Jen was also excited to share with us that the CKs were confidently leading their classmates in TLS practices (mindful movement, breathing and centering) and many are taking the TLS home to their families.

Youth as Leaders

The CKs also strategized how they could incorporate TLS into more classrooms and began to develop action plans.  They also thoughtfully discussed the impact their role of being a CK is having on their peers.  Despite any possible challenges with peers, the CKs were very excited and proud of their roles as leaders in their school.

We are excited to continue at El Cerrito and nurture these powerful youth into the leaders they were born to be!


Key Themes: Equity and Mindfulness

Dynamic Mindfulness Training

Equity and Mindfulness – Key Themes that helped to focus a day of Professional Development at Oakland’s Laney College. On Thursday, January 21 school staff and faculty gathered for a day development, training and community building.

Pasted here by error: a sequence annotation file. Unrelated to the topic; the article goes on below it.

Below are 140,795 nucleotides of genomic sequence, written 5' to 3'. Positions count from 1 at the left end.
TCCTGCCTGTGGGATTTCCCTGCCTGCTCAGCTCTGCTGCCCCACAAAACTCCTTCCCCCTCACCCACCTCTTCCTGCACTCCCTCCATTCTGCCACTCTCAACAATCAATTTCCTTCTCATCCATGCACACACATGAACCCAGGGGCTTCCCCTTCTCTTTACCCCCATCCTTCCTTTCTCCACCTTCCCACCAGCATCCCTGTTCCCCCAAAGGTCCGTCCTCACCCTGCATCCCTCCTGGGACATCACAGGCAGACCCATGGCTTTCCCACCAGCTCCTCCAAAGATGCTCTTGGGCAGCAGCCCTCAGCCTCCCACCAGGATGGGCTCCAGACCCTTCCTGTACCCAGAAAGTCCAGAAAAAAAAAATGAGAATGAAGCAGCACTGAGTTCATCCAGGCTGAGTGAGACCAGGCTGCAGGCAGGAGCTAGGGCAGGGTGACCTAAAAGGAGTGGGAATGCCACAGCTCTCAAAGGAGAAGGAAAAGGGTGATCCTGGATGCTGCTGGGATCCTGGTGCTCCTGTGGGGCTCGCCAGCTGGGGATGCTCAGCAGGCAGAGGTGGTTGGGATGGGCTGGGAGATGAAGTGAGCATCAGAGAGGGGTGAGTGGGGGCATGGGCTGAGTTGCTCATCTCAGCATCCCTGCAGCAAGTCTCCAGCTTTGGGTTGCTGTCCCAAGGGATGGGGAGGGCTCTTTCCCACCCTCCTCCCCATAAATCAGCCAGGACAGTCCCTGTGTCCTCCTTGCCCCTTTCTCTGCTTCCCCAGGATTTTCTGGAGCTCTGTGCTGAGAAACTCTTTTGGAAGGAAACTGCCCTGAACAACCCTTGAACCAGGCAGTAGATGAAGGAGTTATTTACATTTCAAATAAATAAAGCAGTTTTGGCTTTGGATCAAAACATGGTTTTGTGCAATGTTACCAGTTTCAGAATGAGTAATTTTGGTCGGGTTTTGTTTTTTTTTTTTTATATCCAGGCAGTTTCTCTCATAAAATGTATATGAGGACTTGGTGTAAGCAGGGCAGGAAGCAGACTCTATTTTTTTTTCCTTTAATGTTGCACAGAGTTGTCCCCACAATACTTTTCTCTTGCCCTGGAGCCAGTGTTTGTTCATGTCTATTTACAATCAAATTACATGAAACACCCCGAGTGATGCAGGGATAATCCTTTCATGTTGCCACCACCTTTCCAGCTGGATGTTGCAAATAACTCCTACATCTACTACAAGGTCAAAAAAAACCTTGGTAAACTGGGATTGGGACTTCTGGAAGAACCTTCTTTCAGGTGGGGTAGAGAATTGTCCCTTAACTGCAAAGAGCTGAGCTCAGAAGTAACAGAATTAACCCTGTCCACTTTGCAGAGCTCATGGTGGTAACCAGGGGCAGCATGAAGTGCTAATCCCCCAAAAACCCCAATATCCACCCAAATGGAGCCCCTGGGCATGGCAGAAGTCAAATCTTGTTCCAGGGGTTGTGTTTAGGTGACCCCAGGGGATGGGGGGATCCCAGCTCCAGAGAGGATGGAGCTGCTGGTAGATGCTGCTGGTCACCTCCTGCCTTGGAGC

Laney is working to develop programs to meet the specific needs of students who have had obstacles to succeeding academically. This acknowledges that a diverse student body has diverse needs and challenges.  Laney administrators have recognized that a key element of equity is cultivating a school culture of empathy and connection. Mindfulness can be a powerful tool for achieving these goals.

We introduced Dynamic Mindfulness in the morning as a practical tool for cultivating wellness for staff and students.  We also highlighted how the practice can help create a supportive and empathic school environment.  The purpose of Dynamic Mindfulness practices such as mindful movement, breath regulation, and centering are to develop stress resilience, emotional regulation, and social-emotional intelligence.